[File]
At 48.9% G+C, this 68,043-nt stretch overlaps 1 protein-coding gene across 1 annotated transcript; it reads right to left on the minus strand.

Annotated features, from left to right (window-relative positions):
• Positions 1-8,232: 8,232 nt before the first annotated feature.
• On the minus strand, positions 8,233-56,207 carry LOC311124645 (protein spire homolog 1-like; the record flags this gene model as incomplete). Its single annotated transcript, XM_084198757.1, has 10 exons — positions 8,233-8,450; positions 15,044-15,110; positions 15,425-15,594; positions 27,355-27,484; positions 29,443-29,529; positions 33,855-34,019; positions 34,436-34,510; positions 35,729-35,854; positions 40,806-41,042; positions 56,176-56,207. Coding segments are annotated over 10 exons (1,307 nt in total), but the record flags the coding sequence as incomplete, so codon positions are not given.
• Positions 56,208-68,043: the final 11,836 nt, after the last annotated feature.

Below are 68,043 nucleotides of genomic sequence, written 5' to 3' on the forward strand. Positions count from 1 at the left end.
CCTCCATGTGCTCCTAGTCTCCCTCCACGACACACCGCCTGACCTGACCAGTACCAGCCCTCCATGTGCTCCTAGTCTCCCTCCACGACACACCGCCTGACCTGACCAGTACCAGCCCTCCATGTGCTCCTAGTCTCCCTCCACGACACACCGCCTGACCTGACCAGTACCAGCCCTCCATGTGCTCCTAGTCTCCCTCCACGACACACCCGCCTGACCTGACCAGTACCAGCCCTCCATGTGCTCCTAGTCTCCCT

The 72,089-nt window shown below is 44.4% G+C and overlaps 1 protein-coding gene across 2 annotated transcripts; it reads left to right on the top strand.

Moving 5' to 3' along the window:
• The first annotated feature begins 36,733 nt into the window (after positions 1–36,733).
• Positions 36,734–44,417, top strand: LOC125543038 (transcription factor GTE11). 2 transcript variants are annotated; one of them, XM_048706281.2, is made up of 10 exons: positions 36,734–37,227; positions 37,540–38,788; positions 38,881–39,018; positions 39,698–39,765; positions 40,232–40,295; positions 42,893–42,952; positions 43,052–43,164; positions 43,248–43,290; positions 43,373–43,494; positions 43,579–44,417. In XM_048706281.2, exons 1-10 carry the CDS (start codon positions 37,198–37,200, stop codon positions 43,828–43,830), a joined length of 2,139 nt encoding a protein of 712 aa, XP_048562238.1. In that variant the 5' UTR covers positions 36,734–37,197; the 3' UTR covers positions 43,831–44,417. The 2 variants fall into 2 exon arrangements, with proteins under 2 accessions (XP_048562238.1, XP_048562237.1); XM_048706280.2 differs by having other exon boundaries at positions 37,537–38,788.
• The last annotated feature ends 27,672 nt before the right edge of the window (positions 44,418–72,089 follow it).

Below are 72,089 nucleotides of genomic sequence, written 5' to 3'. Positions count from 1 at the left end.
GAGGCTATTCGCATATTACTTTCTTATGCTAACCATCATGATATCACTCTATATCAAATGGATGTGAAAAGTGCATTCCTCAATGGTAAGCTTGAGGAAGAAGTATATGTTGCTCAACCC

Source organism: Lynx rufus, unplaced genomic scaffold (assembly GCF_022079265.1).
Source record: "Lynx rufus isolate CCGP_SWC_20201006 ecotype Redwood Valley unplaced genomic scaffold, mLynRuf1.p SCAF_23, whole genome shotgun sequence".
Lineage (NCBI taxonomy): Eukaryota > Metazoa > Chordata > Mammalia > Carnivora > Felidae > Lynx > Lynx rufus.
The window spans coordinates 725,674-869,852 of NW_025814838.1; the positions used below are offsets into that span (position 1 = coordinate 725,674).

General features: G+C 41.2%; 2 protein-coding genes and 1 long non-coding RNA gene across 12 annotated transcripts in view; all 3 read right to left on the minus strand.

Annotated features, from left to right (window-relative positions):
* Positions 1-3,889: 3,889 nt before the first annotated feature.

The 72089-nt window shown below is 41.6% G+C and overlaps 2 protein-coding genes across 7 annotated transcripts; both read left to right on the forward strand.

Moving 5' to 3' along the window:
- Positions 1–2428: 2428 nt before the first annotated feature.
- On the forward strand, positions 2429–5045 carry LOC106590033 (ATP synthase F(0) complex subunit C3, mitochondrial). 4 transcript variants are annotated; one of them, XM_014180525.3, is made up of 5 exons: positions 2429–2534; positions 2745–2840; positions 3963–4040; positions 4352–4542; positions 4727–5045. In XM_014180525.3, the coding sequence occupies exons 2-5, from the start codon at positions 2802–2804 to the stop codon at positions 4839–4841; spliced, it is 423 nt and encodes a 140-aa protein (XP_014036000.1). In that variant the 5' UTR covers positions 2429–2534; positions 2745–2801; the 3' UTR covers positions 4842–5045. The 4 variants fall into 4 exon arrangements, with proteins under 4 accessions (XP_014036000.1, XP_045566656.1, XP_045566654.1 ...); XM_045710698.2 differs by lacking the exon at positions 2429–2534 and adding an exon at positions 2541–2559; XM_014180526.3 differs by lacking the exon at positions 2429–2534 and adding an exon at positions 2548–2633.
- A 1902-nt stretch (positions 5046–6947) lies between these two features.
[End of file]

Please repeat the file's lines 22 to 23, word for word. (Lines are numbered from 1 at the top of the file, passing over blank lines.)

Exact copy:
The 72089-nt window shown below is 41.6% G+C and overlaps 2 protein-coding genes across 7 annotated transcripts; both read left to right on the forward strand.

Moving 5' to 3' along the window: